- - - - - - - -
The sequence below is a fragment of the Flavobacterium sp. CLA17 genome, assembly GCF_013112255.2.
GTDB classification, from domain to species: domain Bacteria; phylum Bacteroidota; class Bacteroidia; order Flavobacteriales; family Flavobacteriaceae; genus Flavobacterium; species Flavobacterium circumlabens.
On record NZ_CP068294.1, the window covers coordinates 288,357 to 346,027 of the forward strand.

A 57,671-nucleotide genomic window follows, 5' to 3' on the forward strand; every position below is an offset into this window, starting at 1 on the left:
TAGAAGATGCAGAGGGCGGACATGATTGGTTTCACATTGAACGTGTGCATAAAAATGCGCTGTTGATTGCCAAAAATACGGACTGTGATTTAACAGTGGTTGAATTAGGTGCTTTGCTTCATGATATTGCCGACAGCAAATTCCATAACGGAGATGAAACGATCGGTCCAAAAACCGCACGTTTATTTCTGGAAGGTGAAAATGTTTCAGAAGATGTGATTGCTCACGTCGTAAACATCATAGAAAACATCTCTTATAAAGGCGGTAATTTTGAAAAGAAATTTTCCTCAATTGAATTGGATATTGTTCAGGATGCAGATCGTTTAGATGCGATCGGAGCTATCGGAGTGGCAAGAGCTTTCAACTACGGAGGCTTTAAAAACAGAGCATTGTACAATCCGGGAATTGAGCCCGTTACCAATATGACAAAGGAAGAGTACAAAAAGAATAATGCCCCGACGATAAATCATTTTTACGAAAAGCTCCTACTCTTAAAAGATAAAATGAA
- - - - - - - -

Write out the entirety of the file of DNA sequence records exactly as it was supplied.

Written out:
The sequence below is a fragment of the Flavobacterium sp. CLA17 genome, assembly GCF_013112255.2.
GTDB classification, from domain to species: domain Bacteria; phylum Bacteroidota; class Bacteroidia; order Flavobacteriales; family Flavobacteriaceae; genus Flavobacterium; species Flavobacterium circumlabens.
On record NZ_CP068294.1, the window covers coordinates 288,357 to 346,027 of the forward strand.

A 57,671-nucleotide genomic window follows, 5' to 3' on the forward strand; every position below is an offset into this window, starting at 1 on the left:
TAGAAGATGCAGAGGGCGGACATGATTGGTTTCACATTGAACGTGTGCATAAAAATGCGCTGTTGATTGCCAAAAATACGGACTGTGATTTAACAGTGGTTGAATTAGGTGCTTTGCTTCATGATATTGCCGACAGCAAATTCCATAACGGAGATGAAACGATCGGTCCAAAAACCGCACGTTTATTTCTGGAAGGTGAAAATGTTTCAGAAGATGTGATTGCTCACGTCGTAAACATCATAGAAAACATCTCTTATAAAGGCGGTAATTTTGAAAAGAAATTTTCCTCAATTGAATTGGATATTGTTCAGGATGCAGATCGTTTAGATGCGATCGGAGCTATCGGAGTGGCAAGAGCTTTCAACTACGGAGGCTTTAAAAACAGAGCATTGTACAATCCGGGAATTGAGCCCGTTACCAATATGACAAAGGAAGAGTACAAAAAGAATAATGCCCCGACGATAAATCATTTTTACGAAAAGCTCCTACTCTTAAAAGATAAAATGAA